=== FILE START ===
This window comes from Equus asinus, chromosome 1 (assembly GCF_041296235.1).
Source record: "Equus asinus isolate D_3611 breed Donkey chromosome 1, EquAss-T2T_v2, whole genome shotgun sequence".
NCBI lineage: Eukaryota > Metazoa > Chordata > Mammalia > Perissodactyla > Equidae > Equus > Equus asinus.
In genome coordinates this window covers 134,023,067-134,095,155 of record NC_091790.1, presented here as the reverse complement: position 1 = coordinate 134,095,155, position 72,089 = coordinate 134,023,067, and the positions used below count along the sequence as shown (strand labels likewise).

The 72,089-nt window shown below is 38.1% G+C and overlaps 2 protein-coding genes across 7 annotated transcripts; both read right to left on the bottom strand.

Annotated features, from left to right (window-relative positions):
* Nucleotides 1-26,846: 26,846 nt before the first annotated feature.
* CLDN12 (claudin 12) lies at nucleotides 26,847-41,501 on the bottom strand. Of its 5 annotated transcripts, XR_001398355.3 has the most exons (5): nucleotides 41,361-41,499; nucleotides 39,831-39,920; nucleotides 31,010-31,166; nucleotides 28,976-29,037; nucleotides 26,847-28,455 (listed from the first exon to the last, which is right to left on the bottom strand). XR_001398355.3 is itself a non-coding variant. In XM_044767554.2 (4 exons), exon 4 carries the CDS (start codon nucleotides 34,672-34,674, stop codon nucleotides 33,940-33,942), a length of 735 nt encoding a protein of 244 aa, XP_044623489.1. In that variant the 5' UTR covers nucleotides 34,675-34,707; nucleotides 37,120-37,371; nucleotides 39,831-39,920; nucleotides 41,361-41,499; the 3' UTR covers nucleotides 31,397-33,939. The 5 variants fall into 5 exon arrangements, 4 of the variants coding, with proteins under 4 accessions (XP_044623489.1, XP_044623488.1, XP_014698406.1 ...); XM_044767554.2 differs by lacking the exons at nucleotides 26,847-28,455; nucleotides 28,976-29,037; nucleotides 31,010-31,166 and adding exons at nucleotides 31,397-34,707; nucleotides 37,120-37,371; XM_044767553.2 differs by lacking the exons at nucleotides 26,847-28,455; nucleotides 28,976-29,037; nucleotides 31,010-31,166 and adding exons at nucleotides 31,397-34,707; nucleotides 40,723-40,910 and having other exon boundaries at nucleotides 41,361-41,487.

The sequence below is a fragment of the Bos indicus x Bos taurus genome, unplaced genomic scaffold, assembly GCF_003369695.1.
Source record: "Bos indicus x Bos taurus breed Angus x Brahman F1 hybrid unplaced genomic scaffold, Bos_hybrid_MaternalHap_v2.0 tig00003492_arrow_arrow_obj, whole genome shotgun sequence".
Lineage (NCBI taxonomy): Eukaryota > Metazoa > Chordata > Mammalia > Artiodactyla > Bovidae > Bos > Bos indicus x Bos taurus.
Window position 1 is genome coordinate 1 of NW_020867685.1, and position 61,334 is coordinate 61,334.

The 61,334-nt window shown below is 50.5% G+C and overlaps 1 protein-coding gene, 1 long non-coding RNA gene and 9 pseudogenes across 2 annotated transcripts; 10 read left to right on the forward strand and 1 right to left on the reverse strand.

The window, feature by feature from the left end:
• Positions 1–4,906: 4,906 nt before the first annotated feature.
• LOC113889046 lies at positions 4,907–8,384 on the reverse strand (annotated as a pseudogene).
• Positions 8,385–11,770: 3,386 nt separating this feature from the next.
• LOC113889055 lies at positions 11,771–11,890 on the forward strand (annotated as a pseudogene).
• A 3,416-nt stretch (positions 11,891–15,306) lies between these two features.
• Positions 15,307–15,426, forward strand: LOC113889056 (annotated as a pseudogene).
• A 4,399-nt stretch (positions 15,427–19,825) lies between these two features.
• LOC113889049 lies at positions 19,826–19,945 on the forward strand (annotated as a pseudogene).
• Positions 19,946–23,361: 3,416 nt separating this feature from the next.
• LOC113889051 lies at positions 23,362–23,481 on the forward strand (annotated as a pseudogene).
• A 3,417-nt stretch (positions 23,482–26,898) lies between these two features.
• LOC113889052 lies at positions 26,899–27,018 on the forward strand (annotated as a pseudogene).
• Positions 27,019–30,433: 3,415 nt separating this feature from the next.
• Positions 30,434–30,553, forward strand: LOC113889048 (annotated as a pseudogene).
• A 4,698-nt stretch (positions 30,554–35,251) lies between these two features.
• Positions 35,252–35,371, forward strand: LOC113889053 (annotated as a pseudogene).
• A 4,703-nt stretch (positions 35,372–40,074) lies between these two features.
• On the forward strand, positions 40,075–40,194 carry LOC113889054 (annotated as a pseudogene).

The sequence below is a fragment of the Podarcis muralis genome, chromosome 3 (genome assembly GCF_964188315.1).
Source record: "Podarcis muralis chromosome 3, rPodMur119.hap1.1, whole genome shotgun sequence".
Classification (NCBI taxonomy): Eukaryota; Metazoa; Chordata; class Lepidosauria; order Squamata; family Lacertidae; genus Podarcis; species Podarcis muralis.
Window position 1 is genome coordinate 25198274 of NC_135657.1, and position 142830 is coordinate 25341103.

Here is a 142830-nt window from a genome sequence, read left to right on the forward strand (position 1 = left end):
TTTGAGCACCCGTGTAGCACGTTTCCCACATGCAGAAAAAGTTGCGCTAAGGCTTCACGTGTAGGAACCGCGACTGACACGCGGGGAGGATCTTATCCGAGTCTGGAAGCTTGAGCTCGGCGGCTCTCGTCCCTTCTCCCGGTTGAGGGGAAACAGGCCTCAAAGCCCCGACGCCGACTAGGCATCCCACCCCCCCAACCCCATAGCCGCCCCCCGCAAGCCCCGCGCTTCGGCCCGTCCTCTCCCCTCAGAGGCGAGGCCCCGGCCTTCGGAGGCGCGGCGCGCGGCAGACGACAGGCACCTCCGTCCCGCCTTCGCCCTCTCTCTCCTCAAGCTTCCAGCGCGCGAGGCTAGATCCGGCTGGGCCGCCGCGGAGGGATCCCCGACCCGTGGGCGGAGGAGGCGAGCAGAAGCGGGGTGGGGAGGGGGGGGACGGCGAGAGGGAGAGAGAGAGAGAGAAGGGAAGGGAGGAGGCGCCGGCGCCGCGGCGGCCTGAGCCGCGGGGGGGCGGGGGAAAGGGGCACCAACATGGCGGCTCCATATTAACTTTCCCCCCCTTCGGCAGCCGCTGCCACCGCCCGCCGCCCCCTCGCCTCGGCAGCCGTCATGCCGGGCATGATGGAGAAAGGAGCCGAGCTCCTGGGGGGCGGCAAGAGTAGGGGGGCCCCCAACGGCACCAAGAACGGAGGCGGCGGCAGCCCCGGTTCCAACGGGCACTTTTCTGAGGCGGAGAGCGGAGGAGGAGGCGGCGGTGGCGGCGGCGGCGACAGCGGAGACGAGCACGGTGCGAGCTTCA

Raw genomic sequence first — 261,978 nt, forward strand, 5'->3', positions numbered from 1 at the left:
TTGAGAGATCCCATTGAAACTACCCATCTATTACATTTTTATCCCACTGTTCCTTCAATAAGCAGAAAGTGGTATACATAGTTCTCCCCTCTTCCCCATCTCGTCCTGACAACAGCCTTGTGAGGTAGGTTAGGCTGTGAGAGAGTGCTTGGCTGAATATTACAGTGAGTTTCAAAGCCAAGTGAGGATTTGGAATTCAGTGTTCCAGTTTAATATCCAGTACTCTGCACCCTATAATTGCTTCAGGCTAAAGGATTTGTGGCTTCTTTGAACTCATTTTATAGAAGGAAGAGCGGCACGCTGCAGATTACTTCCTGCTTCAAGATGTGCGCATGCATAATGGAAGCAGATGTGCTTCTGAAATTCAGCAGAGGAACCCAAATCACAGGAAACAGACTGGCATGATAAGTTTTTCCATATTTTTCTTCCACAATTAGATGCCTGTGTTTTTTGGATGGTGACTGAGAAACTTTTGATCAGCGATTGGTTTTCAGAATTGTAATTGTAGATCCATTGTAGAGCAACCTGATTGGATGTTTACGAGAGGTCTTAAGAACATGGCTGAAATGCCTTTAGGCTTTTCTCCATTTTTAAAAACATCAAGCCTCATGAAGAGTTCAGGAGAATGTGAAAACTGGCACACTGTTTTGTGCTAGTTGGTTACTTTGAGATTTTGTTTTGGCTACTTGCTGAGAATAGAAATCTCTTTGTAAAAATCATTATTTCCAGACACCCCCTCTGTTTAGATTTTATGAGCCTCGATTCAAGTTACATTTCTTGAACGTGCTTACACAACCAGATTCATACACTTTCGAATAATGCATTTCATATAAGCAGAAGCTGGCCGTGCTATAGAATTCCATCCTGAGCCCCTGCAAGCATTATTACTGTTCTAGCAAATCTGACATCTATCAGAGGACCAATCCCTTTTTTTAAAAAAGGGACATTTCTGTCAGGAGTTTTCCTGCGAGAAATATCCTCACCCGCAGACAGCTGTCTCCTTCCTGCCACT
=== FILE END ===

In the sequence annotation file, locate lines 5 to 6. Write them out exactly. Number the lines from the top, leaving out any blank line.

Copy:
The 72,089-nt window shown below is 38.1% G+C and overlaps 2 protein-coding genes across 7 annotated transcripts; both read right to left on the bottom strand.

Annotated features, from left to right (window-relative positions):